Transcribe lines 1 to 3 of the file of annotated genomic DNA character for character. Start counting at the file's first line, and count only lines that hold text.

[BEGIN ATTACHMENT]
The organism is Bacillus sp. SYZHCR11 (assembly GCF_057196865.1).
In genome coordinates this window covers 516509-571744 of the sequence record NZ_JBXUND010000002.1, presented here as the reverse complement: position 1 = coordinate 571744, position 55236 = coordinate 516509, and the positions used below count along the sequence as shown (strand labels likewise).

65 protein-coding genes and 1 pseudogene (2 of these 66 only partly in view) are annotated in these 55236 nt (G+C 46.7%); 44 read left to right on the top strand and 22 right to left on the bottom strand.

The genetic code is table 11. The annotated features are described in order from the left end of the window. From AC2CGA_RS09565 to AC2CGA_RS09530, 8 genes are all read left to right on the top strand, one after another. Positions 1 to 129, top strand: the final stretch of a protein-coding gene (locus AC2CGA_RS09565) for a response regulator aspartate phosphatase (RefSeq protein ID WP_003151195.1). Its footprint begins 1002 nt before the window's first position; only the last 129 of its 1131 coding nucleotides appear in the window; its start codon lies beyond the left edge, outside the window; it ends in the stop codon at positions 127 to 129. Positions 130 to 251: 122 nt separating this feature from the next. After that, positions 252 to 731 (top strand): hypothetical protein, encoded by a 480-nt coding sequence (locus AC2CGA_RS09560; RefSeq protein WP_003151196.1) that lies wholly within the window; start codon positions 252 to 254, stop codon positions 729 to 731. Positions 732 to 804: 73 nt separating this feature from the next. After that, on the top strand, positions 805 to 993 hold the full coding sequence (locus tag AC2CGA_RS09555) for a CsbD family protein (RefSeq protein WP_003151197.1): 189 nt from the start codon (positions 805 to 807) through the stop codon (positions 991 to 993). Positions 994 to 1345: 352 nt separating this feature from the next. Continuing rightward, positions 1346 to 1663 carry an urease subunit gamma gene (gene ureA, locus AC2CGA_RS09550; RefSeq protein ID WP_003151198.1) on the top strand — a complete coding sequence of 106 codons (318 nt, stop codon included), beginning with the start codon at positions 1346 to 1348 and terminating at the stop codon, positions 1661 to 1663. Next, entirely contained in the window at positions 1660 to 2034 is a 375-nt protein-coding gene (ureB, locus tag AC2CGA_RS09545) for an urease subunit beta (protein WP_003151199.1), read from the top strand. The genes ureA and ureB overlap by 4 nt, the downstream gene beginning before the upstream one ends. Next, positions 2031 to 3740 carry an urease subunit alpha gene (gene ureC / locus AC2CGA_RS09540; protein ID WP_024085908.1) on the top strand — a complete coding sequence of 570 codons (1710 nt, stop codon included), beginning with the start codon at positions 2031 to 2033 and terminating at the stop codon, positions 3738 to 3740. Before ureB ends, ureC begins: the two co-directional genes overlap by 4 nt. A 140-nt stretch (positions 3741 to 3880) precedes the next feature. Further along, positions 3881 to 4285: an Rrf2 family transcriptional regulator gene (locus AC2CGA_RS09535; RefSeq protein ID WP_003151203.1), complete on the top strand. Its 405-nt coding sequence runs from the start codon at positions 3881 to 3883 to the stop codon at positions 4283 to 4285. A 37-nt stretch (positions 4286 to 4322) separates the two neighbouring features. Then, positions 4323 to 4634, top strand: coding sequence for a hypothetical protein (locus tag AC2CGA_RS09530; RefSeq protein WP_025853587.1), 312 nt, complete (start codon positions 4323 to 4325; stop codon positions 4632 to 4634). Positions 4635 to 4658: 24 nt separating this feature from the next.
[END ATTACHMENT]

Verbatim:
The organism is Bacillus sp. SYZHCR11 (assembly GCF_057196865.1).
In genome coordinates this window covers 516509-571744 of the sequence record NZ_JBXUND010000002.1, presented here as the reverse complement: position 1 = coordinate 571744, position 55236 = coordinate 516509, and the positions used below count along the sequence as shown (strand labels likewise).

65 protein-coding genes and 1 pseudogene (2 of these 66 only partly in view) are annotated in these 55236 nt (G+C 46.7%); 44 read left to right on the top strand and 22 right to left on the bottom strand.